Access to Birth Control Act
Men and women in this country have relied on birth control for years in order to make their personal, reproductive decisions, and not surprisingly, 98% of women use contraceptives at some point in their lives. Yet there have been increasing reports of pharmacists refusing to sell birth control based on their own personal beliefs. The refusals have been widespread and have been documented in at least 19 states. Pharmacists have refused to sell contraception to men and women who were young and old; married and single; with children and without. In some cases, pharmacists have kept and refused to transfer a prescription, refused to sell over-the-counter emergency contraception, or given the customer false medical information about the requested birth control. Four states even have laws that allow pharmacists to refuse to provide contraception based on personal beliefs.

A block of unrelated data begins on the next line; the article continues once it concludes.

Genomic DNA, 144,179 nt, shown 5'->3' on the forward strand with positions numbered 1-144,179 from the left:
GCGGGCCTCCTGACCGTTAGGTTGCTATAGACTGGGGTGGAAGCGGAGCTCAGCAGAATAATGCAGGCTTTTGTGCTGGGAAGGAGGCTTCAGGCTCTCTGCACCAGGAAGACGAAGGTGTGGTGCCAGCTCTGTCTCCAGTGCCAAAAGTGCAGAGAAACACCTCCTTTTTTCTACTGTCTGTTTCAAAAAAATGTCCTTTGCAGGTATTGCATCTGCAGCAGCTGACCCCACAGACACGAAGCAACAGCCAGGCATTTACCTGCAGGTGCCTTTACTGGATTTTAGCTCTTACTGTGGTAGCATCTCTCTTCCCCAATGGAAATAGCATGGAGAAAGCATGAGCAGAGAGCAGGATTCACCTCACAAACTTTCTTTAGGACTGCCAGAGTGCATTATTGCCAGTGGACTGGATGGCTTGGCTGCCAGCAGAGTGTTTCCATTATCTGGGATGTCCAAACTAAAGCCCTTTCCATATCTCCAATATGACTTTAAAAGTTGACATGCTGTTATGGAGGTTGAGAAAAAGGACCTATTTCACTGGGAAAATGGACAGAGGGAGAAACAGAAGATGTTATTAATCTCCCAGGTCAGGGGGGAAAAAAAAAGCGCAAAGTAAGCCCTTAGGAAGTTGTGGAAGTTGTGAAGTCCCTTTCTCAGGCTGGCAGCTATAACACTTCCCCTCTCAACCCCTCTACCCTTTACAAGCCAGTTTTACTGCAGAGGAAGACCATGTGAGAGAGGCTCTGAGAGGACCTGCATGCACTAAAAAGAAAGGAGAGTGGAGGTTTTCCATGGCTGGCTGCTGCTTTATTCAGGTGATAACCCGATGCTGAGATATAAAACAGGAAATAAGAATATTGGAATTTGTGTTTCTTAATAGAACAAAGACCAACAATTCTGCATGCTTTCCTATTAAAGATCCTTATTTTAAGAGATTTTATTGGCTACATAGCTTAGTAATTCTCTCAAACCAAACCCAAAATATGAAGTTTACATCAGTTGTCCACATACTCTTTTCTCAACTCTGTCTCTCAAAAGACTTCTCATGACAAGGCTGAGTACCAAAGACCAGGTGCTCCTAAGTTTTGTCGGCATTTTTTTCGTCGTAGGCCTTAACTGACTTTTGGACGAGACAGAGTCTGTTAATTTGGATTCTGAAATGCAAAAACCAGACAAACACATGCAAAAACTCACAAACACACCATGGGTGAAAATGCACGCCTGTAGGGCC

Access to birth control is a fundamental right which should not be subject to interference by pharmacists. When customers are seeking emergency contraception, a pharmacist’s refusal can be an insurmountable barrier to accessing the contraception within the limited timeframe. Nearly 8 out of 10 Americans believe that a pharmacist should be required to fill prescriptions for birth control, even if they have a religious objection.
The Access to Birth Control (ABC) Act will protect an individual’s access to legal birth control. It will require pharmacies to fill a valid prescription for birth control in a timely manner, and to provide over-the-counter emergency contraception. This legislation will stop pharmacists from infringing on the rights of individuals in this country by making pharmacy refusals illegal.
07/26/2011 - H.R. 2659, Access to Birth Control Act [112th Congress]
04/19/05 - Examples of Pharmacy Refusals